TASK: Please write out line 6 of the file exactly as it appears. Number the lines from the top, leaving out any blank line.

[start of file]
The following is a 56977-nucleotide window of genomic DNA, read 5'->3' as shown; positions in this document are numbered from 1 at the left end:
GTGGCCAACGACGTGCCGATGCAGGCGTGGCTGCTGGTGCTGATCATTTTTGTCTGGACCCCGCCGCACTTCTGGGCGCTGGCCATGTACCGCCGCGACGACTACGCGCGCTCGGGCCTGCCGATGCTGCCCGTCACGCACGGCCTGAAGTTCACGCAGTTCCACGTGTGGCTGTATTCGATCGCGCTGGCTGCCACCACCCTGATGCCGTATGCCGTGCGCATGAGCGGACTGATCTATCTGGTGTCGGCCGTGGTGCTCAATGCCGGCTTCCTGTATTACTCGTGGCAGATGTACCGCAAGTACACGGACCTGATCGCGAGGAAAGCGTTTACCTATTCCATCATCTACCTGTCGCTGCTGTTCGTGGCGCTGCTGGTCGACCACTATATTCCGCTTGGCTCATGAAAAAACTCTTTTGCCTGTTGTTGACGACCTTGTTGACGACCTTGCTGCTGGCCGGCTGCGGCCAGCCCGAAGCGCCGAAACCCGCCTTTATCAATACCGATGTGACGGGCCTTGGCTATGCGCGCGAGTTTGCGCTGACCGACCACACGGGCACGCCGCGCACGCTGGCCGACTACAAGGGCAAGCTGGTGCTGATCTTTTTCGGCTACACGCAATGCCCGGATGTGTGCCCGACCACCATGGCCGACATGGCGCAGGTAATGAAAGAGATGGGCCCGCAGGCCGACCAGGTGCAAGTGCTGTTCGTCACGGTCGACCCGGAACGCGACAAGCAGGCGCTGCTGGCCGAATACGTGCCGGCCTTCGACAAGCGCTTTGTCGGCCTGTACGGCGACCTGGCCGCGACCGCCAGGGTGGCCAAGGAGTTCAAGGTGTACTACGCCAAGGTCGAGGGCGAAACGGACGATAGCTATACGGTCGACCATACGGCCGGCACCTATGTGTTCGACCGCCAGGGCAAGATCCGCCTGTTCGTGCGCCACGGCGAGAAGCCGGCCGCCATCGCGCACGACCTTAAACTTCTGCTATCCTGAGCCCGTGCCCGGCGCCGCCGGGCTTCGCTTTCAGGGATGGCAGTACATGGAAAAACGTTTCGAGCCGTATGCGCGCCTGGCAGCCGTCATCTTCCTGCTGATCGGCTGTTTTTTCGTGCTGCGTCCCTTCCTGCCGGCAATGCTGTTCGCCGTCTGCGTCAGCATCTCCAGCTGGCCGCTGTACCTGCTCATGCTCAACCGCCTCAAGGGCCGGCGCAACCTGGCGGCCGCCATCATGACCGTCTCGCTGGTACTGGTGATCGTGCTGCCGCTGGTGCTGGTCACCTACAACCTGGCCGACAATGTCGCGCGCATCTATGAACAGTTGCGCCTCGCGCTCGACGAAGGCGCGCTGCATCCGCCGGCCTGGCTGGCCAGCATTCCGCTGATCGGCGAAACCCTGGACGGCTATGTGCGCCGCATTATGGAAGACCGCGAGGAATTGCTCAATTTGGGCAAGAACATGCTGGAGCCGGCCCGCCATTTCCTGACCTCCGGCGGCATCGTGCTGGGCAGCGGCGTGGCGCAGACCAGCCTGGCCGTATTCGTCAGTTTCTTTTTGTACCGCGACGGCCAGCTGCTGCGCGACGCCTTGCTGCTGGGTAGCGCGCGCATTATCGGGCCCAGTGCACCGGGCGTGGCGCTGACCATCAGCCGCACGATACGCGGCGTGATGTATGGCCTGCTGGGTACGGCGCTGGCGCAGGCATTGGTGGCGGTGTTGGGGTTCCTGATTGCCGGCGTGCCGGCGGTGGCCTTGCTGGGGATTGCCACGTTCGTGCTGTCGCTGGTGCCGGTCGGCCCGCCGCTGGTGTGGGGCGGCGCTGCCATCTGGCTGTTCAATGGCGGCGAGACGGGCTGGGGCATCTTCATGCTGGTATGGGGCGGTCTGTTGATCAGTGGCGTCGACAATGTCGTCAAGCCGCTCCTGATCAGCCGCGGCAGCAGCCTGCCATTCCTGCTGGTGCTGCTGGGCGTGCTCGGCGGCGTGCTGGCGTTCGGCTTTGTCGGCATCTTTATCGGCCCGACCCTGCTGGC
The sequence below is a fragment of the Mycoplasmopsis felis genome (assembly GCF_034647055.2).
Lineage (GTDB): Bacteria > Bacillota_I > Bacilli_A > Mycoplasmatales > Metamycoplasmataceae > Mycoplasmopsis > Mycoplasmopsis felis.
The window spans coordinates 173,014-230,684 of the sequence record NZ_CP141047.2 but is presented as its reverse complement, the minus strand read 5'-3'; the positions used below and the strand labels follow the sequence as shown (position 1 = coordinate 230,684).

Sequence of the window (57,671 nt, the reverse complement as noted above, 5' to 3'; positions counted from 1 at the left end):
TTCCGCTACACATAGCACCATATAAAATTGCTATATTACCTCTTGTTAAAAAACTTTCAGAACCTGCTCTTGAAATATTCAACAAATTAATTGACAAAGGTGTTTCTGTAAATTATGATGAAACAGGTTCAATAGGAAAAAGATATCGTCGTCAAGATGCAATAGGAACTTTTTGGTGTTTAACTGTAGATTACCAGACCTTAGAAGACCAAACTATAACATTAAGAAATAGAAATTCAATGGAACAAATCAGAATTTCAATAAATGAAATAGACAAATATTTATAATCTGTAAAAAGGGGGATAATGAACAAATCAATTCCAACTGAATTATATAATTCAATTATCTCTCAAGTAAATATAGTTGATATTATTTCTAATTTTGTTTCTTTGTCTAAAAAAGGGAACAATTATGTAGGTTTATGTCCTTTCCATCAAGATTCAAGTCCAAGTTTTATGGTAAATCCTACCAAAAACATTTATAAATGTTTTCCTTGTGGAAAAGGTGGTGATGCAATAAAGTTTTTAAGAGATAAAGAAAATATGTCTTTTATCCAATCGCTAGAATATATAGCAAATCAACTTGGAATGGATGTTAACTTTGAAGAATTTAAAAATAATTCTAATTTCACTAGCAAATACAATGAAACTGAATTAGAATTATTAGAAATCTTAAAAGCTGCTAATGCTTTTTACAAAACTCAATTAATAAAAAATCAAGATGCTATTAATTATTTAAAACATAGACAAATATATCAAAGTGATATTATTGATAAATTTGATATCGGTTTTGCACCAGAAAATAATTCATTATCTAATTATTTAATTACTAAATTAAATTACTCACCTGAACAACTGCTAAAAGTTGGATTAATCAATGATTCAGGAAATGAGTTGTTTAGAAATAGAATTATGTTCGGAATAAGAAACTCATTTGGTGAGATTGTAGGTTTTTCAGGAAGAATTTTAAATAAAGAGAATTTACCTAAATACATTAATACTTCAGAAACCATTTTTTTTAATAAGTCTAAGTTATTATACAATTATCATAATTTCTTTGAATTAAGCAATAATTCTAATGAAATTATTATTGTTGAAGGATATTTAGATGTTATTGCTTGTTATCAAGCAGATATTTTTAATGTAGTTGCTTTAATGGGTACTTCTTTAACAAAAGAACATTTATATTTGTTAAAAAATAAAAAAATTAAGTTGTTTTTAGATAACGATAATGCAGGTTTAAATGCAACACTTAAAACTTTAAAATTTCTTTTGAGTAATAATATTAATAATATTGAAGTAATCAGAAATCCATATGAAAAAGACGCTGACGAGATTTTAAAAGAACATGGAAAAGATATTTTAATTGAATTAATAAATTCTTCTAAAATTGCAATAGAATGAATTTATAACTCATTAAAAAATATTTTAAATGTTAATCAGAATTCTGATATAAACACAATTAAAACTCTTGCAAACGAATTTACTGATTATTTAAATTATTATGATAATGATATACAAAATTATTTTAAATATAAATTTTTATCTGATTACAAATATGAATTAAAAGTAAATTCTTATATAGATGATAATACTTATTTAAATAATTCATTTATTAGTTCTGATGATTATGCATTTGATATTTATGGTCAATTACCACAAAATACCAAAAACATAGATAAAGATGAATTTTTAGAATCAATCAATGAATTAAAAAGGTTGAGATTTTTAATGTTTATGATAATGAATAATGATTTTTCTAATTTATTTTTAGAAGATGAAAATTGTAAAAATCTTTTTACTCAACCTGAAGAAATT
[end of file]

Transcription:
Sequence of the window (57,671 nt, the reverse complement as noted above, 5' to 3'; positions counted from 1 at the left end):